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Messages - iamprov

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I have limited computer knowledge and will be purchasing my first laptop within the next month for my 1L.  I like the idea that with MACS I'd be less inclined to catch a computer virus, yet I think that the PC would obviously be more compatible.  Any thoughts?

Any advantages/drawbacks for either for law students?

Best school in Chicago for trial advocacy, along with Kent.  Lots of alumni.  JMLS is pretty much the Chicago equivalent of what Suffolk is in boston, a good, regional school that happens to be the bottom feeder because of it's competition.  New York Law School suffers the same fate in Manhattan.

Choosing the Right Law School / Re: Albany Law 2010 thread
« on: June 21, 2007, 11:40:35 AM »
I found a studio apartment on the corner of Madison & robin for around $600 w/ heat.  It's tiny, but only about 1/3 mile from the law school.  I guess I'm just used to getting a bit more for my $$ as is the case in Providence.  I'm sure I'll find some thing better for next year...But yeah, I'm totally psyched to begin school.

Choosing the Right Law School / Albany Law 2010 thread
« on: June 07, 2007, 10:01:13 AM »
Any other folks starting their 1L at ALS this August?  Heard good things? Bad? How has the apartment hunt in the state capitol been for you?

Some thoughts on my end:

1.  The students I spoke to all said they had a good experience there, but didn't care for the administration.

2. I went to the school on Tuesday, and there were a lot of students there cramming for bar review.  All looked as though their heads were about to pop.

3.  the apartments around the law school area are inexpensive, but many are decrepit, esp. around Lark Street.

4.  You don't get to pick your section/professor for other schools do this?

5.  You seem to need to be in the top 20% at least to get a job in NYC.

6.  The school hosted Alan Dershowitz as well as Ralph Nader last year.

Choosing the Right Law School / Re: Retake a 169 for UPenn?
« on: May 29, 2007, 11:55:58 AM »
Well, June is a bit of an exaggeration of course, if you haven't heard anything past April you're very likely on a wait list. But I can't see why you'd commit to a lesser school before April if you believe you have a chance at Penn, which I'd say you certainly do. Only reason I could see to that is big $$$ from some decent school.

if i don't get into Penn i'm gonna go to temple or villanova b/c i wanna stay in the i guess it's fine to b on the waitlist and not commit to one of those schools since its not like i have to worry about moving to another place or anything by a certain date and needing to make a decision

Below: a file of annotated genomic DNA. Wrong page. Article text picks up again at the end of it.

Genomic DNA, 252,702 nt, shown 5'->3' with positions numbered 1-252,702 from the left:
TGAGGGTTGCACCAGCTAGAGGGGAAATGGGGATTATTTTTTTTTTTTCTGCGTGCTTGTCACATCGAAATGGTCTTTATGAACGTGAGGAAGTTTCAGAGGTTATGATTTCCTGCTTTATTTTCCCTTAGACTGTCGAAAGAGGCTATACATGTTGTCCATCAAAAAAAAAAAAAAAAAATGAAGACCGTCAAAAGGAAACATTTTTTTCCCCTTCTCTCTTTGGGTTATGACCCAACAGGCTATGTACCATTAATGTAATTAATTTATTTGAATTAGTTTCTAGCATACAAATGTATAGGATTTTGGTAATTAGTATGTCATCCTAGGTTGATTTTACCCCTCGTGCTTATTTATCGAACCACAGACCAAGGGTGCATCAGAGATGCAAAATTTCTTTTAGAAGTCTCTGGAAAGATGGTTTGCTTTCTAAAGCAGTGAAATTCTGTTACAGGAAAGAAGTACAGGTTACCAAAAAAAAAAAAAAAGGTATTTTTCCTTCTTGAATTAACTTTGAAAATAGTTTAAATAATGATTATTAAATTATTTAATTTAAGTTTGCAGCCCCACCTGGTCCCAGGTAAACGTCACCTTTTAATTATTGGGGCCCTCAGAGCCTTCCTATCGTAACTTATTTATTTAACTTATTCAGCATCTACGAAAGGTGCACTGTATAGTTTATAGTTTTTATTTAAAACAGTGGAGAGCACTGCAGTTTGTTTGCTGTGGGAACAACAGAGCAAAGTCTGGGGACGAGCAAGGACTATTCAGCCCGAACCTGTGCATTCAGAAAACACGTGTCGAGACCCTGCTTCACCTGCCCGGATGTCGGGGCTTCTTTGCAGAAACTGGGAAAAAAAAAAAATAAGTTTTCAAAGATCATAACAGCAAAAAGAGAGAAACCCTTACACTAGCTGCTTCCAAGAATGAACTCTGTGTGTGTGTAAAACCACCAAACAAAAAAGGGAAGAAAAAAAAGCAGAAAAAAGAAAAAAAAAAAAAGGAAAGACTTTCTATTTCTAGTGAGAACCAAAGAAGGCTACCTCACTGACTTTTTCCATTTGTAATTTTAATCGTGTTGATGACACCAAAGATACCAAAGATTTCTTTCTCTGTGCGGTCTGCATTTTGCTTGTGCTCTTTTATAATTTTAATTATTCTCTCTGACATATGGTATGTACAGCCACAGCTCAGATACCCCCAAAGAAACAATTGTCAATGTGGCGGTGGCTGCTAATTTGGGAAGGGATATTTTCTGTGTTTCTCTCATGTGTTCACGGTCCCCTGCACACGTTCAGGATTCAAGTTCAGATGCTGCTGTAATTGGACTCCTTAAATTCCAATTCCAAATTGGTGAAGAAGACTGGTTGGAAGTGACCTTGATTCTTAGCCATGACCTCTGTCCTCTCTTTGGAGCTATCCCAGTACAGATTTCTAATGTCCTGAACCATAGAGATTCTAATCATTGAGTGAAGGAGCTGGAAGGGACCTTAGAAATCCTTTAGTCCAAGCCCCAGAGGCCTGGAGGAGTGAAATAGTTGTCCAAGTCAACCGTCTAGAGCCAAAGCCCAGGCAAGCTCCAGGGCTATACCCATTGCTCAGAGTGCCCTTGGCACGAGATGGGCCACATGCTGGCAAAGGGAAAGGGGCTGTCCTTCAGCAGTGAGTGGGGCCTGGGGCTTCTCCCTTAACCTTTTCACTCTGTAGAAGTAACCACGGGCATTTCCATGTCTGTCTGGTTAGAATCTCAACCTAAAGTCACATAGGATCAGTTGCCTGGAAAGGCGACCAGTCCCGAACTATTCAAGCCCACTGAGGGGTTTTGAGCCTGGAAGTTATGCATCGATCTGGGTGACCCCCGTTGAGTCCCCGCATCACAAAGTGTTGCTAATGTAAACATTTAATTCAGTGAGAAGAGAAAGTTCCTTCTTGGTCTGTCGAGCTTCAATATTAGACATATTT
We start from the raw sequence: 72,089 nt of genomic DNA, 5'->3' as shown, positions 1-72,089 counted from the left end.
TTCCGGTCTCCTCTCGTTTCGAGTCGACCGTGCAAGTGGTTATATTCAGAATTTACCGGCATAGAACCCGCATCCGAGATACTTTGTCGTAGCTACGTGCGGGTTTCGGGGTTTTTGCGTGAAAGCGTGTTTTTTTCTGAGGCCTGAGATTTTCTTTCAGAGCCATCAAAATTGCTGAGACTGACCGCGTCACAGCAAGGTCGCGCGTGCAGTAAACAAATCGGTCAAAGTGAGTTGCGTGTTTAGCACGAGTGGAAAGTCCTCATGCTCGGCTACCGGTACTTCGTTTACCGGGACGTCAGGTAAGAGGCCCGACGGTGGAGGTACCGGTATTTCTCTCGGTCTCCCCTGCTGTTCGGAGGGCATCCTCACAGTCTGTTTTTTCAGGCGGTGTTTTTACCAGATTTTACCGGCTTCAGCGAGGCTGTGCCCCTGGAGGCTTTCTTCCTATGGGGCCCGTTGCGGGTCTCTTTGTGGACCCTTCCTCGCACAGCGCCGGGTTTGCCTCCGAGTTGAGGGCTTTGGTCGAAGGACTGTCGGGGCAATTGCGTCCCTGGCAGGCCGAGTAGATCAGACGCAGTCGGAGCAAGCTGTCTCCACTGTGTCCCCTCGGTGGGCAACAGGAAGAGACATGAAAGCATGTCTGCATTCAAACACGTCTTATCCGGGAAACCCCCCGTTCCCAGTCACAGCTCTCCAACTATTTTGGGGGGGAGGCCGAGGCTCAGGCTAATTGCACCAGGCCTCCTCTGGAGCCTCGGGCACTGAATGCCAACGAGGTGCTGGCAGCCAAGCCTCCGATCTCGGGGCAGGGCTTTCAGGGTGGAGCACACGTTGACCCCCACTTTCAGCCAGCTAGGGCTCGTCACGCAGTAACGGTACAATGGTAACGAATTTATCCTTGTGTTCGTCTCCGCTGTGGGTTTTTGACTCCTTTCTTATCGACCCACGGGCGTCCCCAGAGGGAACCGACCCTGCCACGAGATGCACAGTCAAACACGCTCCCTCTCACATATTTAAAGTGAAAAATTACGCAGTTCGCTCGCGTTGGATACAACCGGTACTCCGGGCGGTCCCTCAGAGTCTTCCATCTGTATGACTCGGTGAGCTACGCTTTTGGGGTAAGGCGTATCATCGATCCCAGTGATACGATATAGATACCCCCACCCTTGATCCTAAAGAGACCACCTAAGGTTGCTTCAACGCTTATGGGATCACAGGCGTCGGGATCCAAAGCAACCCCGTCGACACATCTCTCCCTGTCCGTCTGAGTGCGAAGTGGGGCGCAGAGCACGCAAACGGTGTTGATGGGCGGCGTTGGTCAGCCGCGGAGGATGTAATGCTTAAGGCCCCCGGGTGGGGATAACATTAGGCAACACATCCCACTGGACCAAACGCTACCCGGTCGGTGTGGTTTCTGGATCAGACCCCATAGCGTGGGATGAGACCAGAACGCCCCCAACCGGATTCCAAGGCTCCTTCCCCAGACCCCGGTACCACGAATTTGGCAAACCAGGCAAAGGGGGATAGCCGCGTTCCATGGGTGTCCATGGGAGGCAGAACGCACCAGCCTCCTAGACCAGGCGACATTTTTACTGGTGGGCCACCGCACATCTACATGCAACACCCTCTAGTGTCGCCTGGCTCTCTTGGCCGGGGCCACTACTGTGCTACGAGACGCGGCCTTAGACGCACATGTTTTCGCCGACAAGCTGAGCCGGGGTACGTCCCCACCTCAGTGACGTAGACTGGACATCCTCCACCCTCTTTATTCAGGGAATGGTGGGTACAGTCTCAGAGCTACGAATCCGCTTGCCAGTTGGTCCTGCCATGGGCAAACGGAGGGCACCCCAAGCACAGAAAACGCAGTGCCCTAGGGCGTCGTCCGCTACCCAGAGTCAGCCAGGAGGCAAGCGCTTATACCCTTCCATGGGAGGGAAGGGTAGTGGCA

You would probably get a free ride or close to it from both other schools.  There's also Rutgers Camden which is a mile from Philly.  You'll easily get $$$ from them.

I think that their general practice clinic is a great idea.

Choosing the Right Law School / Re: John Marshall Job opportunities
« on: May 16, 2007, 01:14:45 PM »
I spoke today with a recent JM grad who works at a midsize Chicago firm as a lawyer where I intern.  He thinks that JM's rep has gone down over the past ten years and says that JM is harder and more competitive than the better Chicago schools (DePaul, Kent, NW...) because you need to be in the top 15% to land a decent job.  I too have been teetering between Chicago and California schools and he strongly recommends California, as does every other lawyer at the firm that I've talked to.  My only issue is that California would be way more expensive than Chicago.  But Chicago weather sucks 7 months out of the year so I dunno.

Eh,if you have to choose a 4th tier school I'd pick the one that doesn't have to compete w/T-14, T1, and T2 grads. If a state only has one school and it's a T3, it's probably easier to get a job out of that school than a T4 that competes w/a T2, and two T-14's.

Excellent point.  Albany is a great example.  Only law school in the state capitol of one of the largest economies in the US.  There is guarenteed work, and you have the first crack at it by being there.  Interestingly, i've seen there students even land some Summer associate slots at NYC biglaw.  Anyway, nice laid back lifestyle and super-low cost of living.  I was really tempted by some $$ they threw out.  While I passed on the school, I think it's a great example of a T3 that could put you into a really nice life.

Good to hear....I'm trying to decide between JM and ALS myself.  I don't consider USNWR when it comes to anything past the top 100, and JM ranks nationally in trial ad, int. prop, and legal writing.  Albany has the afforementioned advantages that you brought up.  So yes, it's a tough choice.

Choosing the Right Law School / Re: Syracuse or Suffolk
« on: May 15, 2007, 11:18:48 AM »
Thanks for the input guys. Does anyone know people at Suffolk that have had good/bad experiences with job hunting?

A partner at a big law firm in Boston recently told me that he has been consistently impressed with Suffolk grads.  The school is excellent.

Choosing the Right Law School / Re: CUNY
« on: May 10, 2007, 10:35:16 AM »
I have a good friend at CUNY who loves it, wants to go into PI, and will be able to do so by only winding up 60-70K in debt (including COL)instead of 160K+, which is what might happen if you wind up at Pace, nothing against it.  Plus, Flushing's nice, diverse, and has great food.

Screw USNWR.  Go to CUNY.

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